As 2013 comes to an end, I figure I had a chance to write one more post considering all the “buzz” going on lately.
As you might have been able to see from some of my research, over the last year our team at KSU has spent a lot of time involved in CrossFit related research trying to answer some basic questions, for which we do not have a lot of objective answers.
Unless you have been living under a rock for over five-years, by now you have an idea of what CrossFit is (or at least an opinion!) and perhaps you may have given it a try once or twice! You can find out more about CrossFit on their website.
What I would like to talk about here, is a big controversy that has been brewing over the last couple of years as to how ‘dangerous’ CrossFit truly is; which, in a way, may be fueled by numbers more than anything else. This controversy has granted me the opportunity to be interviewed on several mainstream media outlets, the latest of which was recently published here.
Of course, everyone has their own opinion on this, and I welcome an educated dialog here.
Some will argue about the certification process (which I find it to be a Fitness Industry problem, not just a CrossFit problem); the lack of experience among coaches; and the high-intensity nature of the program, which may not be suitable for everyone. This last point however can be highly contested considering everyone has the ability to “scale”, or modify, any workout based on their fitness levels (if you have been doing CrossFit and this is NOT the case in your facility, perhaps you should consider changing affiliates!).
As this is written, there is only one published study that provides insight to the injury rates associated with CrossFit (our team is working on a larger scale study). This study by Hak and colleagues was recently published in the Journal of Strength Conditioning Research. Although it is a good start, their findings are hard to generalize to the entire CrossFit population as they only surveyed 132 participants. Nonetheless, it provides great insight to how “dangerous” this exercise modality can be.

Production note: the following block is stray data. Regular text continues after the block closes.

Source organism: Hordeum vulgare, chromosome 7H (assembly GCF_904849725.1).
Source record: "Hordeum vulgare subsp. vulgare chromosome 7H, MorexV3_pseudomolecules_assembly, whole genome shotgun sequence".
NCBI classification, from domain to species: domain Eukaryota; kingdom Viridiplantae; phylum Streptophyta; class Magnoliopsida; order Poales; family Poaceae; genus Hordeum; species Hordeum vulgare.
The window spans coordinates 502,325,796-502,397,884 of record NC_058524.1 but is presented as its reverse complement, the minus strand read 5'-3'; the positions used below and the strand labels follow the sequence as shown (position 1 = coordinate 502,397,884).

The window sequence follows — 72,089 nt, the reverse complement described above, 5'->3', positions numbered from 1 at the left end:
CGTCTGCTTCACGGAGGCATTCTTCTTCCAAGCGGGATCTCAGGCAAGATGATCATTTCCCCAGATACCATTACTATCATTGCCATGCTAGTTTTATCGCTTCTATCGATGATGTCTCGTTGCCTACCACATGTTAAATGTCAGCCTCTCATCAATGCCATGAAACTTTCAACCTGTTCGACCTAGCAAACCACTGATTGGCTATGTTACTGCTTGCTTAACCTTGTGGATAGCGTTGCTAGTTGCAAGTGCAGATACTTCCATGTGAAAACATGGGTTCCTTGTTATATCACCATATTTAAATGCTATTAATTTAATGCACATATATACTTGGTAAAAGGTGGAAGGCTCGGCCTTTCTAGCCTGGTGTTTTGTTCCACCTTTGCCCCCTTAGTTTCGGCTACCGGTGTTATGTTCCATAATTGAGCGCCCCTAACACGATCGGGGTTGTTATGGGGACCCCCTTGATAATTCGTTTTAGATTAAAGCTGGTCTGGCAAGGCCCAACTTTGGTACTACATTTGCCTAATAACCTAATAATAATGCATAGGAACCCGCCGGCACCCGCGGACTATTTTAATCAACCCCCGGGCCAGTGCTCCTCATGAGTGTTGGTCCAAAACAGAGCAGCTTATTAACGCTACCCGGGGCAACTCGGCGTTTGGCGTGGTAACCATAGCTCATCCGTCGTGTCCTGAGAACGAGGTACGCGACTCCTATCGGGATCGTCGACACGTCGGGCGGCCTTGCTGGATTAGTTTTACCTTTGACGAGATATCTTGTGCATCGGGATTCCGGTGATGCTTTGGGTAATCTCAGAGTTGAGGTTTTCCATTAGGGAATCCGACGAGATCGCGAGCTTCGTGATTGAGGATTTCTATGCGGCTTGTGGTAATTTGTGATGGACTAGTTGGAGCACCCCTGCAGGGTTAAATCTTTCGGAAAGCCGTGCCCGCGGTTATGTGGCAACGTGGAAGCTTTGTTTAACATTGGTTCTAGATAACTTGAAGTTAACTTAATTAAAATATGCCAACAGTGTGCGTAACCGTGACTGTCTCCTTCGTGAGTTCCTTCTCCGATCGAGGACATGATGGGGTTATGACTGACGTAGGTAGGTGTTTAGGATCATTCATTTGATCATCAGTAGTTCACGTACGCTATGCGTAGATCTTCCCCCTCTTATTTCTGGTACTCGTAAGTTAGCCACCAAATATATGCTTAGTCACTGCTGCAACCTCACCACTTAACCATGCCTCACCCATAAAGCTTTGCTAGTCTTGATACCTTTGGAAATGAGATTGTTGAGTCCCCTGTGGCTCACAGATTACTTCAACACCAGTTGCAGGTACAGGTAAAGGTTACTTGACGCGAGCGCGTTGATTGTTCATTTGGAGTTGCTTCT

However, what I think truly fuels this controversy is the lack of objective data to examine the dangers of CrossFit and the interpretation of the numbers that have been referenced. It is no secret that exercise, any exercise – CrossFit included – has an inherent risk of injury; however, how those injuries are measured is important and must be reported accurately.
In epidemiology, which is the science responsible for measuring and studying distributions and factors that affect the health of a population, there are a series of measurements that allow us to examine the magnitude of a public health issue, such as the number of people who are overweight, or have heart disease. Although these are merely statistics and represent basic numbers to most people, how the information is obtained and presented matters. Thus, I would attempt to answer some of these basic questions.
For the purpose of this post, I will limit the definition to two common measurements that have appeared in the CrossFit injury controversy – Prevalence and Incidence Rate. There are several other measurements, but for simplicity we will limit this to these two.
Prevalence – represents the number of individuals in a population (group) that exhibits the outcome of interest at a specified period in time. Simply, it is the number of individuals who have “the condition” and it is calculated as a percentage of the total number of people in the population:All cases during a period of time = Prevalence
Total population at same period of time Example: Number of people (cases) who report a CrossFit related injury last year = 50 Total number of people (population) who participated in CrossFit last year = 200
Therefore, the prevalence, or the percent of individuals who reported having a CrossFit related injury was (50/200 = 0.25 or 25%). This doesn’t take into consideration how often those 50 people (injured) participate in CrossFit. Perhaps those 50 people are training for the Games and do three workouts a day, compared to the other 150 who just go into an affiliate once a day, two-times per week. These two groups certainly have different probabilities of being injured.
Incidence Rate – provides a measure of the rate at which people without a condition/disease develop such condition/disease (simply number of new cases) over a specified time interval (e.g. one-year). To examine this, we need to know the total time of exposure for the condition, not just the total population as with prevalence.
Thus, the incidence rate of injury among people participating in CrossFit in this example is 50/7500 = 0.0067 injuries per training hour. Because this number is so small, we can convert this rate to something that will make more sense such as 6.7 injuries per 1000 training hours (we just need to move the decimal point to the right three places). Which means that for every 1000 hours of CrossFit training, seven (7) participants may be injured.
These numbers are merely an example to show some of the ‘math’ involved in some of this research – trust me it is much more complicated than this. And by no means they represent true injury numbers related to CrossFit. But, I hope they serve to understand how this data is interpreted and should be reported, because simply — an injury rate is not just a percentage!
I hope everyone has a safe and happy Holiday Season and a Happy New Year! Thank you for reading and look forward to many more posts in 2014!
Until next time #BeActive!